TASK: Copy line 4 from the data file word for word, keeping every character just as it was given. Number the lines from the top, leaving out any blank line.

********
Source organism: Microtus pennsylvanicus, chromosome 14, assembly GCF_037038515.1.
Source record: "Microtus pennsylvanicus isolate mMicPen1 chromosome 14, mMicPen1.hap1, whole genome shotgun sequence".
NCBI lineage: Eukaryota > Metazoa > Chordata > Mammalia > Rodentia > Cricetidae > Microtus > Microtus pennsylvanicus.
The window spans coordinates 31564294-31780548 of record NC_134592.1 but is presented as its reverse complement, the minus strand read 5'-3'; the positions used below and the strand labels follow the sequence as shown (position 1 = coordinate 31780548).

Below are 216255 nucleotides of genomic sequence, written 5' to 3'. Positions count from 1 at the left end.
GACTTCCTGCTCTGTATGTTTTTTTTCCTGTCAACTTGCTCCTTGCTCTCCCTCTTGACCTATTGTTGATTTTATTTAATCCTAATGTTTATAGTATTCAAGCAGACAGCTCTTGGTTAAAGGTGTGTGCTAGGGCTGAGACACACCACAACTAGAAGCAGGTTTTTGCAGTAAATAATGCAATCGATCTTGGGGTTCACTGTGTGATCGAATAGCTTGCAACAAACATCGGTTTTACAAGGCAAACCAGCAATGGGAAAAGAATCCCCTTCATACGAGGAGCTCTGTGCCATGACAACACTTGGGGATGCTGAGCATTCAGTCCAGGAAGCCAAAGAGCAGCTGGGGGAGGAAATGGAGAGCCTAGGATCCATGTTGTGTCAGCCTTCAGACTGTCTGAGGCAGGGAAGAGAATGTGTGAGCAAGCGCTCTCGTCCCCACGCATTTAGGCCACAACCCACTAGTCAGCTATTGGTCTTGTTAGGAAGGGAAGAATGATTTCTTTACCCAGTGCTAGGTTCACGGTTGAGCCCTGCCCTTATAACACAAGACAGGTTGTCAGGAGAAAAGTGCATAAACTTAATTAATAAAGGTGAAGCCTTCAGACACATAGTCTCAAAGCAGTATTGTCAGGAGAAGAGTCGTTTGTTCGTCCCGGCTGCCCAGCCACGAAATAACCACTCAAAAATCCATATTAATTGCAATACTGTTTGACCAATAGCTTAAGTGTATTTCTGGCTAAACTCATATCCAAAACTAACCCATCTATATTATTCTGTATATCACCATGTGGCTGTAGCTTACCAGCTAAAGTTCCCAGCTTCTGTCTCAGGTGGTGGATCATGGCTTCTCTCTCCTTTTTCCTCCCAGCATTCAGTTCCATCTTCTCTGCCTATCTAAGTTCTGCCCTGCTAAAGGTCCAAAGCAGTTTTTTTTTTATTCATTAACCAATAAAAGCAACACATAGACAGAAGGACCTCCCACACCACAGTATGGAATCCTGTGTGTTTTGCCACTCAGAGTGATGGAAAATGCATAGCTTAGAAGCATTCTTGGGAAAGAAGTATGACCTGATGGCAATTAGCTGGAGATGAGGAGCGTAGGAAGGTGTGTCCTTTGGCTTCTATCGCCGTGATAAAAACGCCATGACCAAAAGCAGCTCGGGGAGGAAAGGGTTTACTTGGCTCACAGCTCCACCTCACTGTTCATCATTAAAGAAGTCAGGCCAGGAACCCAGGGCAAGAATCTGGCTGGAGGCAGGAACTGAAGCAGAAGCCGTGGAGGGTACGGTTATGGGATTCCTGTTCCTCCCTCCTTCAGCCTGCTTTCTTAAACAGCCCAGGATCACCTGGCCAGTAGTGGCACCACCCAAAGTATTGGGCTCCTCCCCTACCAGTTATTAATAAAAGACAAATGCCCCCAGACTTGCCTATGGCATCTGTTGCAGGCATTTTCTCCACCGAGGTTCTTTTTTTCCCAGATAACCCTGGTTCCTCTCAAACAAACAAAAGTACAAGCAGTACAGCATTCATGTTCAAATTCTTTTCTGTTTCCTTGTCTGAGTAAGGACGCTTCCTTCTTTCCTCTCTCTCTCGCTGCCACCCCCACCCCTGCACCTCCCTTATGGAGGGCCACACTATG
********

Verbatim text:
The window spans coordinates 31564294-31780548 of record NC_134592.1 but is presented as its reverse complement, the minus strand read 5'-3'; the positions used below and the strand labels follow the sequence as shown (position 1 = coordinate 31780548).